One of the most important characteristics of Islamic financing is that it is an asset-backed financing. The conventional / capitalist concept of financing is that the banks and financial institutions deal in money and monetary papers only. That is why they are forbidden, in most countries, from trading in goods and making inventories. Islam, on the other hand, does not recognize money as a subject-matter of trade, except in some special cases. Money has no intrinsic utility; it is only a medium of exchange; Each unit of money is 100% equal to another unit of the same denomination, therefore, there is no room for making profit through the exchange of these units inter se. Profit is generated when something having intrinsic utility is sold for money or when different currencies are exchanged, one for another. The profit earned through dealing in money (of the same currency) or the papers representing them is interest, hence prohibited. Therefore, unlike conventional financial institutions, financing in Islam is always based on illiquid assets which creates real assets and inventories.
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The real and ideal instruments of financing in Shariah are musharakah and mudarabah. When a financier contributes money on the basis of these two instruments it is bound to be converted into the assets having intrinsic utility. Profits are generated through the sale of these real assets.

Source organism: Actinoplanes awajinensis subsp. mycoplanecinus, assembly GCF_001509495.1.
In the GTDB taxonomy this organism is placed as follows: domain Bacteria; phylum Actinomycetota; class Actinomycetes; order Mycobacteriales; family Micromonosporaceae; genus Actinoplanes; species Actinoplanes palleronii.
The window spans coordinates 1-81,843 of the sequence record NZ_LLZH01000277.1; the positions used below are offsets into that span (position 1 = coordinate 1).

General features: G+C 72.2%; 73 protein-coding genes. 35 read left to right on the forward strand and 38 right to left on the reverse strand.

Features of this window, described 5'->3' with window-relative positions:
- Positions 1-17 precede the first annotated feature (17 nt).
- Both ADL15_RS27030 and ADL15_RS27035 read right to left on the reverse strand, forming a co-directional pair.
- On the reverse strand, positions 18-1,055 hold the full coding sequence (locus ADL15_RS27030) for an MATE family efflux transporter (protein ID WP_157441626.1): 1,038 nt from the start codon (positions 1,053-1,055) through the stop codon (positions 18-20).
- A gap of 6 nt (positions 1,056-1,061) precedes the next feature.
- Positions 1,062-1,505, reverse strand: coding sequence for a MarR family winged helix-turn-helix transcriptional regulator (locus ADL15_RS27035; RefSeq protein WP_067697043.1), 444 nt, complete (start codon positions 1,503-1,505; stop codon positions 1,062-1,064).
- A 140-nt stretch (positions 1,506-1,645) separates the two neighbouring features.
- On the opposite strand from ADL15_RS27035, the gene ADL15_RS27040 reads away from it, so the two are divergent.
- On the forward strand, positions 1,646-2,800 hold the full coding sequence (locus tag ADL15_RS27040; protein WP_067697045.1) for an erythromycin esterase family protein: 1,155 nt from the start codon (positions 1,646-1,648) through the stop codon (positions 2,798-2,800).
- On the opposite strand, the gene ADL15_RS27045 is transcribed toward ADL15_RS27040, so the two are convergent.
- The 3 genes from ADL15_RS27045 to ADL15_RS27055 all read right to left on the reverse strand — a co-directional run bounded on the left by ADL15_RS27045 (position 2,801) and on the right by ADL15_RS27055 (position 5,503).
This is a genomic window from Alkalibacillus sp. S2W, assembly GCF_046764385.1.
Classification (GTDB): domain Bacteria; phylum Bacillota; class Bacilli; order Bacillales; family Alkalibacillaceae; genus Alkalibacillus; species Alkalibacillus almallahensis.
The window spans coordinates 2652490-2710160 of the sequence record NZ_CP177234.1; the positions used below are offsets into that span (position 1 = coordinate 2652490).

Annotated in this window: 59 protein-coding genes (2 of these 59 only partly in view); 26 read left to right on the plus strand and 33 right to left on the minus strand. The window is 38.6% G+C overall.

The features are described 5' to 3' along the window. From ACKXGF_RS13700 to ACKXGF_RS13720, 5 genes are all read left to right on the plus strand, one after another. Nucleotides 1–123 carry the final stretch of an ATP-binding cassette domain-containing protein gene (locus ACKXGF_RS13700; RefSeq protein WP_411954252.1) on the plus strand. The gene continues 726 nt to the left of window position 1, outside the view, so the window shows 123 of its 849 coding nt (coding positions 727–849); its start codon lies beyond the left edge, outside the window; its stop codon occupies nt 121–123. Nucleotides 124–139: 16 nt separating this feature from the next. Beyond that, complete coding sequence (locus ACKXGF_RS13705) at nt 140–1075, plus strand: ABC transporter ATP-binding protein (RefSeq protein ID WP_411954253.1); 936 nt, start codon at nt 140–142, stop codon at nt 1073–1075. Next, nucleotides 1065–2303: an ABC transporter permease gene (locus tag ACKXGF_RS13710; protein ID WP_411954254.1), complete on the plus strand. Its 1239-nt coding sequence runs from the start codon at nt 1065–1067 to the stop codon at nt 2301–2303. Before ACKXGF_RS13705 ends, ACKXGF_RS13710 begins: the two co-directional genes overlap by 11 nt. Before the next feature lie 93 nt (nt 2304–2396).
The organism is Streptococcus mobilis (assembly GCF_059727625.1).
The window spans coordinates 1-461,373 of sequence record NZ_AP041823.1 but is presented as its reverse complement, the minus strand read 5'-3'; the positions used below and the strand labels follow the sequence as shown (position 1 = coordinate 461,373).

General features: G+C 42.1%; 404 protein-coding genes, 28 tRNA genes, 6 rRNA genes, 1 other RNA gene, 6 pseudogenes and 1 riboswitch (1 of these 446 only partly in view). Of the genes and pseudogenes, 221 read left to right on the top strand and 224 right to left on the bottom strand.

Financing on the basis of salam and istisna‘ also creates real assets. The financier in the case of salam receives real goods and can make profit by selling them in the market. In the case of istisna, financing is effected through manufacturing some real assets, as a reward of which the financier earns profit.
Financial leases and murabahah, are not originally modes of financing. But, in order to meet some needs they have been reshaped in a manner that they can be used as modes of financing, subject to certain conditions, in those sectors where musharakah, mudarabah, salam or istisna‘ are not workable for some reasons. The instruments of leasing and murabahah are sometimes criticized on the ground that their net result is often the same as the net result of an interest-based borrowing. This criticism is justified to some extent, and that is why the Shariah supervisory Boards are unanimous on the point that they are not ideal modes of financing and they should be used only in cases of need with full observation of the conditions prescribed by Shariah. Despite all this, the instruments of leasing and murabahah, too, are fully backed by assets and financing through these instruments is clearly distinguishable from the interest-based financing on the following grounds.
Islamic financing vs. Conventional financing
1. In conventional financing, the financier gives money to his client as an interest-bearing loan, after which he has no concern as to how the money is used by the client. In the case of murabahah, on the contrary, no money is advanced by the financier. Instead, the financier himself purchases the commodity required by the client. Since this transaction cannot be completed unless the client assures the financier that he wishes to purchase a commodity, therefore, murabahah is not possible at all, unless the financier creates inventory. In this manner, financing is always backed by assets.